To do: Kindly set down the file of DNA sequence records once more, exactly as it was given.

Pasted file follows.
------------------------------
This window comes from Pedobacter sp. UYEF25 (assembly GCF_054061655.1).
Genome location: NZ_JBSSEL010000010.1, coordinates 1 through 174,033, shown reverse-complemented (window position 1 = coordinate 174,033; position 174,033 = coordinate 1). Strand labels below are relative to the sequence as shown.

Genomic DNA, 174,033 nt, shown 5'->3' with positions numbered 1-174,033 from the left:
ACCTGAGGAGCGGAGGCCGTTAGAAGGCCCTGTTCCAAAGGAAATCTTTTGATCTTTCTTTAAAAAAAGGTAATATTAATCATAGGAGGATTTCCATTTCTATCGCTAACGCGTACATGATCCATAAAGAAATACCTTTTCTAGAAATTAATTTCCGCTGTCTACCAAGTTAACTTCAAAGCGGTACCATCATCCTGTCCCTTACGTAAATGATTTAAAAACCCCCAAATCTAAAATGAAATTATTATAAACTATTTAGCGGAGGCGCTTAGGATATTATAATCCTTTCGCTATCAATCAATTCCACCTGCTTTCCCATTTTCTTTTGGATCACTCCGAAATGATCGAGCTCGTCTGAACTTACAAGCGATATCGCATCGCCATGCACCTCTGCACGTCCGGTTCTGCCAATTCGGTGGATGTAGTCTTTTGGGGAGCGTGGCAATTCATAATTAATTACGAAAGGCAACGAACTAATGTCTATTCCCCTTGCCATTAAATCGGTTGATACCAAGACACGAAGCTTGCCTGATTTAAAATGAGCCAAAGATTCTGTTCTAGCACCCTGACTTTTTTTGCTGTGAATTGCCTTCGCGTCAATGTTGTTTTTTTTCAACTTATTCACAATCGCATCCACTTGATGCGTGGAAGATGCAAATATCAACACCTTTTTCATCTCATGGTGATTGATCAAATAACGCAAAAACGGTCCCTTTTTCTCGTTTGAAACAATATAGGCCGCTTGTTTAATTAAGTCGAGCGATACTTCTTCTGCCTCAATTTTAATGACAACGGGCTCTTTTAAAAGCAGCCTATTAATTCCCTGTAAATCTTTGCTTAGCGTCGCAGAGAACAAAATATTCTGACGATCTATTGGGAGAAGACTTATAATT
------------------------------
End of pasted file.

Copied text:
This window comes from Pedobacter sp. UYEF25 (assembly GCF_054061655.1).
Genome location: NZ_JBSSEL010000010.1, coordinates 1 through 174,033, shown reverse-complemented (window position 1 = coordinate 174,033; position 174,033 = coordinate 1). Strand labels below are relative to the sequence as shown.

Genomic DNA, 174,033 nt, shown 5'->3' with positions numbered 1-174,033 from the left:
ACCTGAGGAGCGGAGGCCGTTAGAAGGCCCTGTTCCAAAGGAAATCTTTTGATCTTTCTTTAAAAAAAGGTAATATTAATCATAGGAGGATTTCCATTTCTATCGCTAACGCGTACATGATCCATAAAGAAATACCTTTTCTAGAAATTAATTTCCGCTGTCTACCAAGTTAACTTCAAAGCGGTACCATCATCCTGTCCCTTACGTAAATGATTTAAAAACCCCCAAATCTAAAATGAAATTATTATAAACTATTTAGCGGAGGCGCTTAGGATATTATAATCCTTTCGCTATCAATCAATTCCACCTGCTTTCCCATTTTCTTTTGGATCACTCCGAAATGATCGAGCTCGTCTGAACTTACAAGCGATATCGCATCGCCATGCACCTCTGCACGTCCGGTTCTGCCAATTCGGTGGATGTAGTCTTTTGGGGAGCGTGGCAATTCATAATTAATTACGAAAGGCAACGAACTAATGTCTATTCCCCTTGCCATTAAATCGGTTGATACCAAGACACGAAGCTTGCCTGATTTAAAATGAGCCAAAGATTCTGTTCTAGCACCCTGACTTTTTTTGCTGTGAATTGCCTTCGCGTCAATGTTGTTTTTTTTCAACTTATTCACAATCGCATCCACTTGATGCGTGGAAGATGCAAATATCAACACCTTTTTCATCTCATGGTGATTGATCAAATAACGCAAAAACGGTCCCTTTTTCTCGTTTGAAACAATATAGGCCGCTTGTTTAATTAAGTCGAGCGATACTTCTTCTGCCTCAATTTTAATGACAACGGGCTCTTTTAAAAGCAGCCTATTAATTCCCTGTAAATCTTTGCTTAGCGTCGCAGAGAACAAAATATTCTGACGATCTATTGGGAGAAGACTTATAATT